Academic journal article Michigan Journal of Community Service Learning

Critical Community Service Learning: Combining Critical Classroom Pedagogy with Activist Community Placements

Academic journal article Michigan Journal of Community Service Learning

Critical Community Service Learning: Combining Critical Classroom Pedagogy with Activist Community Placements

Article excerpt

In recent years, community service learning (CSL) has become a prominent pedagogy in higher education (Speck & Hoppe, 2004). CSL combines "real world" experiences and academic learning, encourages moral development, promotes citizenship, and facilitates a sense of social responsibility. It is not surprising, however, that what constitutes citizenship and social responsibility is the subject of debate. There is no agreement, for instance, that social justice is an intended outcome of CSL (Marullo & Edwards, 2000; Zlotkowski, as cited in Chambers, 2009). In fact, critics have suggested that CSL too often is comprised of community experiences maintaining a charitable or voluntary orientation, fails to explore and address the root causes of injustice (Kahne & Westheimer, 2006; Westheimer & Kahne, 2004), and ignores critical issues such as the presumption of neutrality, privileging of "whiteness," and imbalance of power relations that support social inequalities (Butin, 2003, 2007). In this paper, we share a model of CSL that responds to these criticisms--critical CSL. We use the term critical CSL to invoke an association with the critical theories that have informed both a justice-oriented perspective and the development of critical pedagogy. Critical CSL can be understood as an approach that embraces the explicit aim of social justice. As Mitchell (2008) explained, the goal of critical CSL is to "deconstruct systems of power so the need for service and the inequalities that create and sustain them are dismantled" (p. 50). Thus, critical CSL is potentially effective when paired with a critical pedagogical approach. However, few authors have shared detailed accounts of how critical CSL might function and how critical pedagogy might work with critical CSL to support students' learning.

The critical CSL that we explore in this paper was used in a graduate seminar taught by Donna Chovanec, one of the paper's authors. In 2009, with support from the University of Alberta Community Service-Learning Program and approval from the University Research Ethics Board, the instructor initiated a qualitative research study, asking the question: How might a critical/radical CSL pedagogy inform a critique of conventional service-learning in post-secondary contexts? The research team (1) reviewed CSL literature and collected the following data: three written homework assignments completed by students as part of the course; a short online survey adapted with permission from J. Westheimer; and individual, in-depth, semi-structured interviews with 21 students who had completed the course six months to two years prior. In addition, the instructor and one student completed written anecdotes on specific aspects of the course experience. Phenomenological analysis of the data revealed that the course/critical CSL experience facilitated students' willingness to go deeper into social issues by analyzing root causes and enabled many students to develop an awareness of systemic inequality, power inequalities, the beliefs and practices that support domination, and their own positionality in the social system (Chovanec, Kajner, Mian, & Underwood, 2012). These research findings prompted the research team to interrogate the pedagogical dimensions of the course that combined critical classroom pedagogy with activist community placements.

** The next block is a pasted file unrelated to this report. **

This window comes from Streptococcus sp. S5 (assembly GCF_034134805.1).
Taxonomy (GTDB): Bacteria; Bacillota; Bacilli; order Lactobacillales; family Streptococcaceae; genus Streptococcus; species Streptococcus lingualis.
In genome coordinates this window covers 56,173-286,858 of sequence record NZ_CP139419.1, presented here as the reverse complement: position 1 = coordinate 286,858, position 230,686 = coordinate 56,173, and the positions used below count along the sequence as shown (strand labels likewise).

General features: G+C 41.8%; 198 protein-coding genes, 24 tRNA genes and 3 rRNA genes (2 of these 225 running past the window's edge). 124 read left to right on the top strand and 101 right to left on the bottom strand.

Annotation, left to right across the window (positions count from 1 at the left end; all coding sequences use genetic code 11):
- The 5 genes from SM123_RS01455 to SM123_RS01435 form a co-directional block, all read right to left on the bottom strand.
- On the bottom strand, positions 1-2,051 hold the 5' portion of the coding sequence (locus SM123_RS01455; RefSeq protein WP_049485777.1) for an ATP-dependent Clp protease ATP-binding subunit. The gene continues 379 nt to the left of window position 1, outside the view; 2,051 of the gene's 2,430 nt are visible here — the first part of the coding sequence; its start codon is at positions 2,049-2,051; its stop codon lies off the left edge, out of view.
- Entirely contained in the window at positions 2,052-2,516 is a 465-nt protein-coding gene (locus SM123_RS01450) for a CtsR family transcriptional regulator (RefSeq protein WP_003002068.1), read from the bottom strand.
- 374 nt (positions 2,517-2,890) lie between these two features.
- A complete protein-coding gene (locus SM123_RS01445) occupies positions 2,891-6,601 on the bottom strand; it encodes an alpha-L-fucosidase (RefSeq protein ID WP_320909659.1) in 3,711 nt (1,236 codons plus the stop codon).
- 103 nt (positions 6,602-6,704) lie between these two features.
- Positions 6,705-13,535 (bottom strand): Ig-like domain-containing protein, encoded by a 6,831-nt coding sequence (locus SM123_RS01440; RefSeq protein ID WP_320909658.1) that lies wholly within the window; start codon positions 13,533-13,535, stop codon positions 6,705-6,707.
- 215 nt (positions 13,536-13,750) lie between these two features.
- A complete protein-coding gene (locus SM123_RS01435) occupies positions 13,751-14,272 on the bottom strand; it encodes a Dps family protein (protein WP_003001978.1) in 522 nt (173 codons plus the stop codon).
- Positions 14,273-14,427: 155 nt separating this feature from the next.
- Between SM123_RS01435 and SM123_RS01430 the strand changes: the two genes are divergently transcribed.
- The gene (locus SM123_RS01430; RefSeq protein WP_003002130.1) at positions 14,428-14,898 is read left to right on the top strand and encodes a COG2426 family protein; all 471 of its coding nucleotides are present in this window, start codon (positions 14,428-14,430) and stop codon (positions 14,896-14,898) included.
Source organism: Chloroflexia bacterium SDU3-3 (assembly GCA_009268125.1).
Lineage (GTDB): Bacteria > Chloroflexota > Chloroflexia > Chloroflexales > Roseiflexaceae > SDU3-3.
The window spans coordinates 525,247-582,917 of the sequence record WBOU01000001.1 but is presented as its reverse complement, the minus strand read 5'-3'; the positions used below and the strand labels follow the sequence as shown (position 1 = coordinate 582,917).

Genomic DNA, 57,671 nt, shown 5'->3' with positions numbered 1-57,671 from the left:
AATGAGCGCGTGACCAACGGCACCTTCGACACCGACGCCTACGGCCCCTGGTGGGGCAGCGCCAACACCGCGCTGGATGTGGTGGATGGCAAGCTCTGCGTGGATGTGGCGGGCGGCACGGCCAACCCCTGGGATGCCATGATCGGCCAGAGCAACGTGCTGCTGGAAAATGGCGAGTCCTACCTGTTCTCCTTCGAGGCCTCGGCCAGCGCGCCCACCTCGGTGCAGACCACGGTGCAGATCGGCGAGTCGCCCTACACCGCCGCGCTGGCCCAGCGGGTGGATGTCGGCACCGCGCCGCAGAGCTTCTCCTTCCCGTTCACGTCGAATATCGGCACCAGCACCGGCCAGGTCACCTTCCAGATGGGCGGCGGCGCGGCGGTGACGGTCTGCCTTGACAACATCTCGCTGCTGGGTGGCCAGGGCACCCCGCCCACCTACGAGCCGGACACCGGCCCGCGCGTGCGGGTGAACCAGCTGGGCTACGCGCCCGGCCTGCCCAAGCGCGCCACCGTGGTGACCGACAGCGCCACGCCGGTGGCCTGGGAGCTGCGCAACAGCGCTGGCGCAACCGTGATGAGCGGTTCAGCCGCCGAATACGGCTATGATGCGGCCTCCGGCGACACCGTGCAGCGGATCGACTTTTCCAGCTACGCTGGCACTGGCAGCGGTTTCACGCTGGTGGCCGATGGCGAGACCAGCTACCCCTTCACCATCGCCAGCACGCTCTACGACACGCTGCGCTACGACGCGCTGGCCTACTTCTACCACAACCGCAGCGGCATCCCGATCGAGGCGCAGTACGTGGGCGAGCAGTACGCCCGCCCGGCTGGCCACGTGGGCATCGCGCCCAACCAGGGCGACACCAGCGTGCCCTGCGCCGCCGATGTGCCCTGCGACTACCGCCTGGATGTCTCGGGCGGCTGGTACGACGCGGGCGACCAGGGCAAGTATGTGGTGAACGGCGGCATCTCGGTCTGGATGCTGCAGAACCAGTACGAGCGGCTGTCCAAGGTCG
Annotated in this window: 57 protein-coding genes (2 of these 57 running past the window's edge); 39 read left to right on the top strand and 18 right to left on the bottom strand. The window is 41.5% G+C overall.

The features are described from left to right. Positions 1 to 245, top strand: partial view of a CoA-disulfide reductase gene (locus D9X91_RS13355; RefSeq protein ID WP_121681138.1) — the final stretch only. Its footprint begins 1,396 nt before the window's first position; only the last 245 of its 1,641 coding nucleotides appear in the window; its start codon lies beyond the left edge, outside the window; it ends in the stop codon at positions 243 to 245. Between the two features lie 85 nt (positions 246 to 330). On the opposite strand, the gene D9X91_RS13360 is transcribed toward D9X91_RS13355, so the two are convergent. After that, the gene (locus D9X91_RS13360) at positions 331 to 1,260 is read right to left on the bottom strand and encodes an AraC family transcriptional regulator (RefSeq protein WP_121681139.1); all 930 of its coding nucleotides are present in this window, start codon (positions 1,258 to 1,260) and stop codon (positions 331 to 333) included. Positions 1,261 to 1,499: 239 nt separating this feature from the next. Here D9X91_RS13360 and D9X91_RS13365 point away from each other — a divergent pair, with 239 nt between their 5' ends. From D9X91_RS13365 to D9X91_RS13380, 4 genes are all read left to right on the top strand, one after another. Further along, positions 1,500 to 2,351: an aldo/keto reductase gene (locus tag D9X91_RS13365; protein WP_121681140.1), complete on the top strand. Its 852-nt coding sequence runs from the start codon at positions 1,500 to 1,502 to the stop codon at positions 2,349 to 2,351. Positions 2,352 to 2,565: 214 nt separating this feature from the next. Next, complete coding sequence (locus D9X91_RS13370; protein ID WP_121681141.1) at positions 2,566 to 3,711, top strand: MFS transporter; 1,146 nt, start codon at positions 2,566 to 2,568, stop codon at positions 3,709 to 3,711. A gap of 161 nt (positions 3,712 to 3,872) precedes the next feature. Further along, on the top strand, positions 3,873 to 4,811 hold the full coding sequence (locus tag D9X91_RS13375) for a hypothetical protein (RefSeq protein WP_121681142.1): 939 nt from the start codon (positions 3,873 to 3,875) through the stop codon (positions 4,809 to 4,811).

Focusing this paper on the course pedagogy, we draw from critical pedagogy theory, research study data, and instructor and student anecdotes to explore the pedagogical dimensions of our experience with critical CSL. Four dimensions are included: course/placement integration, critical pedagogy in practice, the intricacies of recruiting and supporting activist placements, and ethical considerations. While critical CSL requires careful design and consideration of the risks involved, we conclude that it can be an effective approach for critical educators.

Course/Placement Integration

Effective CSL engages the community as partners in student education and tightly integrates the academic part of the course and the community placement (Bowman, Brandenberger, Mick, & Toms Smedley, 2010; Bringle, Hatcher, & Games, 1997). …

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